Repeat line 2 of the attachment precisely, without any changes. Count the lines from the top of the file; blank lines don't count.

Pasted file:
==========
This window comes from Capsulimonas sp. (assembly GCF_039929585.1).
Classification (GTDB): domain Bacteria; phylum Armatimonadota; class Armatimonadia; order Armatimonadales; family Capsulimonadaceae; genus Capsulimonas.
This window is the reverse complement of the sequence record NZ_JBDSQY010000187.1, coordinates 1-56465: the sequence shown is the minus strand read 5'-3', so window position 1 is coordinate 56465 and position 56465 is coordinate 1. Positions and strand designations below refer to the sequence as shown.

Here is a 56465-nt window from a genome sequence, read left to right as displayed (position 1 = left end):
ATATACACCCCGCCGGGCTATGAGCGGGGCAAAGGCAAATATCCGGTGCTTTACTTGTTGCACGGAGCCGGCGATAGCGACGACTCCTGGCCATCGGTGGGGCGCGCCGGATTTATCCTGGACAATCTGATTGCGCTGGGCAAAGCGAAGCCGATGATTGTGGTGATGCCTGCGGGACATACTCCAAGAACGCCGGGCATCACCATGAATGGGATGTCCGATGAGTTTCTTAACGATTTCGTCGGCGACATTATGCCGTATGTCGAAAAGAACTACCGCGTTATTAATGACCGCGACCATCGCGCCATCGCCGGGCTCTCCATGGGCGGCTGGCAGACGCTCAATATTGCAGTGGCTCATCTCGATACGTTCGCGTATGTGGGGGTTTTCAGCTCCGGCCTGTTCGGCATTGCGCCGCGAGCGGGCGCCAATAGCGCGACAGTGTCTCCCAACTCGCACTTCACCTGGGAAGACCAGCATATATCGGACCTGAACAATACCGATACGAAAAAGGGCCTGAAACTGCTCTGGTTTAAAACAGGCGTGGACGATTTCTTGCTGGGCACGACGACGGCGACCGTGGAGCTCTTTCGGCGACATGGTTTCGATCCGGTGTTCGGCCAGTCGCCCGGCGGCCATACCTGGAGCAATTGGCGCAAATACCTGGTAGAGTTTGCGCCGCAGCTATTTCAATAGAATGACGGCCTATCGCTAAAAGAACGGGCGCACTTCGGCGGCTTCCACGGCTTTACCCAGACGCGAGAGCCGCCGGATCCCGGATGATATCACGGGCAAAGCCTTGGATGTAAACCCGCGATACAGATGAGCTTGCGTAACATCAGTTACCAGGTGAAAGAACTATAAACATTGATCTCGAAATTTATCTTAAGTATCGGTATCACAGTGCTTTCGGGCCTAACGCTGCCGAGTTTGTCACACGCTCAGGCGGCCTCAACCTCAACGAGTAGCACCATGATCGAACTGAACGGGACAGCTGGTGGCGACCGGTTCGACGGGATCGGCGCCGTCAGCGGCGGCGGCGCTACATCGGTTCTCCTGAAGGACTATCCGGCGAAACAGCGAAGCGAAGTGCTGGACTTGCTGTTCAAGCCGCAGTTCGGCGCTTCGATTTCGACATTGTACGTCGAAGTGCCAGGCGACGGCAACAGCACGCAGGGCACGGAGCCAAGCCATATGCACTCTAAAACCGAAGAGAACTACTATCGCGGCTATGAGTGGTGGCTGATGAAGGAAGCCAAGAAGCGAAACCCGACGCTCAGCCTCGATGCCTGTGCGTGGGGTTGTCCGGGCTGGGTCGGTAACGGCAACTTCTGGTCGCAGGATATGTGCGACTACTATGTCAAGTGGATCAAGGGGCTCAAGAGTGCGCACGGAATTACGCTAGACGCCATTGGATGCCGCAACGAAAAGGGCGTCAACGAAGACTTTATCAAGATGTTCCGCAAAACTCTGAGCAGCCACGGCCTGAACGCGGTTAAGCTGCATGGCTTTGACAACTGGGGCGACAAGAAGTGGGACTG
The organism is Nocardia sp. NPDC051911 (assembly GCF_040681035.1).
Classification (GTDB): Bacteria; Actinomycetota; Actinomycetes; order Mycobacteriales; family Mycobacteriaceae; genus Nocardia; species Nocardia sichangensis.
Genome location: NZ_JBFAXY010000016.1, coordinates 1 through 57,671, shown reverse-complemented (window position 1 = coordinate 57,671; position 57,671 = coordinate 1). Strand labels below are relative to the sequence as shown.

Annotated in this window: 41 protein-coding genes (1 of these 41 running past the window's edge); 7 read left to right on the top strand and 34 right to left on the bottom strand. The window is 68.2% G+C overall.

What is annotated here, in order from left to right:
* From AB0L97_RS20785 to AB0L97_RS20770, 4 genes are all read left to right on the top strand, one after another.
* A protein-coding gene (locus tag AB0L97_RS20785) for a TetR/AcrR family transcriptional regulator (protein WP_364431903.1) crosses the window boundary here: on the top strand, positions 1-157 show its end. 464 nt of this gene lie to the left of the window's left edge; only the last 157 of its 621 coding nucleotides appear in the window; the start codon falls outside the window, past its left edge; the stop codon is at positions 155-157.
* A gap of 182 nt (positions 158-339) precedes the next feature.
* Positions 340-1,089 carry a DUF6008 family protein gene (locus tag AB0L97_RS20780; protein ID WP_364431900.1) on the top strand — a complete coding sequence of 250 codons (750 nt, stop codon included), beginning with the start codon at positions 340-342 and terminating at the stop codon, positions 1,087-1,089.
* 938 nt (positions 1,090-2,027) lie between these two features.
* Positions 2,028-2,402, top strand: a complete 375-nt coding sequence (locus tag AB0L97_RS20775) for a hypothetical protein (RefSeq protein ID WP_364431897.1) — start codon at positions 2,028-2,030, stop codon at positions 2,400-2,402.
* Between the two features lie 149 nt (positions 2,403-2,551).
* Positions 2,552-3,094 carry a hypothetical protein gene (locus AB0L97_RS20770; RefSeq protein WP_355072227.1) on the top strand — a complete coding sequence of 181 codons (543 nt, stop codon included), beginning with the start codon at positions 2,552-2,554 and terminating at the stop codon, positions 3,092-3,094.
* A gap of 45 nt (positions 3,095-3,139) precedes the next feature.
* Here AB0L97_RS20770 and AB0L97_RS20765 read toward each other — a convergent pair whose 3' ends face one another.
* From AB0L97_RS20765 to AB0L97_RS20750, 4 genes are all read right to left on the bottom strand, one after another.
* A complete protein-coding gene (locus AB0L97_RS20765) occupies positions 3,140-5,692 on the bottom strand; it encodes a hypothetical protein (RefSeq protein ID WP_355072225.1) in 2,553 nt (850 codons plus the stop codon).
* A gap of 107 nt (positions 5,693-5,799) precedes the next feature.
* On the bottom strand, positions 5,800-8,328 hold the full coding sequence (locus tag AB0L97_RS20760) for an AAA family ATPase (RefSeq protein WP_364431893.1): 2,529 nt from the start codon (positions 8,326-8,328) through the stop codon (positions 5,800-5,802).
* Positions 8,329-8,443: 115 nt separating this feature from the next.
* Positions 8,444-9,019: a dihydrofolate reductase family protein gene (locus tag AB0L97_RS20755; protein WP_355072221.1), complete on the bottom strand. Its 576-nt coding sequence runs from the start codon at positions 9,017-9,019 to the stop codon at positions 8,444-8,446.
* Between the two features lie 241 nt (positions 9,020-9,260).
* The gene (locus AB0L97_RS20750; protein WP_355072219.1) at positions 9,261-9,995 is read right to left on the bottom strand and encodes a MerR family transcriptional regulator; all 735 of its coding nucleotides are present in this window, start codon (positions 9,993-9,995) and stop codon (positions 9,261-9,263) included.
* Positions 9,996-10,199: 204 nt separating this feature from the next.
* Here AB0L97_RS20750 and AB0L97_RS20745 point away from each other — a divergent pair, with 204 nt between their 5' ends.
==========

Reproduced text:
Classification (GTDB): domain Bacteria; phylum Armatimonadota; class Armatimonadia; order Armatimonadales; family Capsulimonadaceae; genus Capsulimonas.